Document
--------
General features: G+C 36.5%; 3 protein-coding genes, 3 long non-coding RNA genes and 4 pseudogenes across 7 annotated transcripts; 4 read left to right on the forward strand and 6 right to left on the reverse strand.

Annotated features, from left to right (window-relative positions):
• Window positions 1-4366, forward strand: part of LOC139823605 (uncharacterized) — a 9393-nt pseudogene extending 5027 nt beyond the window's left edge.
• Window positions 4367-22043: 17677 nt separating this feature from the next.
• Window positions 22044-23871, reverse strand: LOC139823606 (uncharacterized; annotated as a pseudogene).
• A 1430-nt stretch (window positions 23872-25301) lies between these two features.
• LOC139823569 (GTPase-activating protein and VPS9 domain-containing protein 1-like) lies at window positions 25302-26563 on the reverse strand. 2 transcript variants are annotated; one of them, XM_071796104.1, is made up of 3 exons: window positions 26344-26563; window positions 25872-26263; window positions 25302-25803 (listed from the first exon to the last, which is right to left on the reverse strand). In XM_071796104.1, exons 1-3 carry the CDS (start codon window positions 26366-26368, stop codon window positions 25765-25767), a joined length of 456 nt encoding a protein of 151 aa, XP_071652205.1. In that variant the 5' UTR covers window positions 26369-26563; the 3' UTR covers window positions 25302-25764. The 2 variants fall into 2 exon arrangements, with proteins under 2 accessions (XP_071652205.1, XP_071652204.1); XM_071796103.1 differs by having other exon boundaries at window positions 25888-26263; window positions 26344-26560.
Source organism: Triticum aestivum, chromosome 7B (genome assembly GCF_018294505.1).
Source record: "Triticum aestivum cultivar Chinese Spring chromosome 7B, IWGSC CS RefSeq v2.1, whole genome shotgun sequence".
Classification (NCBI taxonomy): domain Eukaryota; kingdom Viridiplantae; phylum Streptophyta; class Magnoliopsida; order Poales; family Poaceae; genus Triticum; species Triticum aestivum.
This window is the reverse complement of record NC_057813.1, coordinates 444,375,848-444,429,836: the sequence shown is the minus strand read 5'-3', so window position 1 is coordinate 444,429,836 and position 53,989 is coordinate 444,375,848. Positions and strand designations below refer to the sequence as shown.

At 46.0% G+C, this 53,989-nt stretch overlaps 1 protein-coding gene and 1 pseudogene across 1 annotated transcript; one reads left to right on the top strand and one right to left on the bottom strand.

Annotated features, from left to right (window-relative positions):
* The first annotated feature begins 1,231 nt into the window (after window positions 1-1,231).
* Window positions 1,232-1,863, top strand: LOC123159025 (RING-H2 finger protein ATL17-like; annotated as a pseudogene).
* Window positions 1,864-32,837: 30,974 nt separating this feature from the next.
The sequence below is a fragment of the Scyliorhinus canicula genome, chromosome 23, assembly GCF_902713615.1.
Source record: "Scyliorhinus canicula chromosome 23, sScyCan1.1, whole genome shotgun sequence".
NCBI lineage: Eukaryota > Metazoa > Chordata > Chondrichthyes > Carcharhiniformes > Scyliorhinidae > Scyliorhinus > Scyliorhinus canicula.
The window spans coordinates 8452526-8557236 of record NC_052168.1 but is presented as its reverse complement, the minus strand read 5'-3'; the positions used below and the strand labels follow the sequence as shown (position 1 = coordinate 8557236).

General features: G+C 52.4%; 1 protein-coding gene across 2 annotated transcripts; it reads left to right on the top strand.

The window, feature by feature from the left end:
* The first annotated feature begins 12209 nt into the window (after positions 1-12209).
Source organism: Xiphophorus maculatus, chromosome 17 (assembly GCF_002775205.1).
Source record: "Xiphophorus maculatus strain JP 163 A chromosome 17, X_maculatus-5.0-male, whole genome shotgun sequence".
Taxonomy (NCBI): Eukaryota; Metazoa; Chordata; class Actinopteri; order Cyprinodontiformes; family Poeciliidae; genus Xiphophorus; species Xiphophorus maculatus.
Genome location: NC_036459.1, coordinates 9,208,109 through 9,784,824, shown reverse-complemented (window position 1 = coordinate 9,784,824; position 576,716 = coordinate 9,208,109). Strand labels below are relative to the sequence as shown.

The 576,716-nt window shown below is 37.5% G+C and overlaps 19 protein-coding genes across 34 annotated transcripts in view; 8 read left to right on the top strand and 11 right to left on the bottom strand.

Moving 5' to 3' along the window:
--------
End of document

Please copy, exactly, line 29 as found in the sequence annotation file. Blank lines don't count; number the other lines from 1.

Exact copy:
Moving 5' to 3' along the window: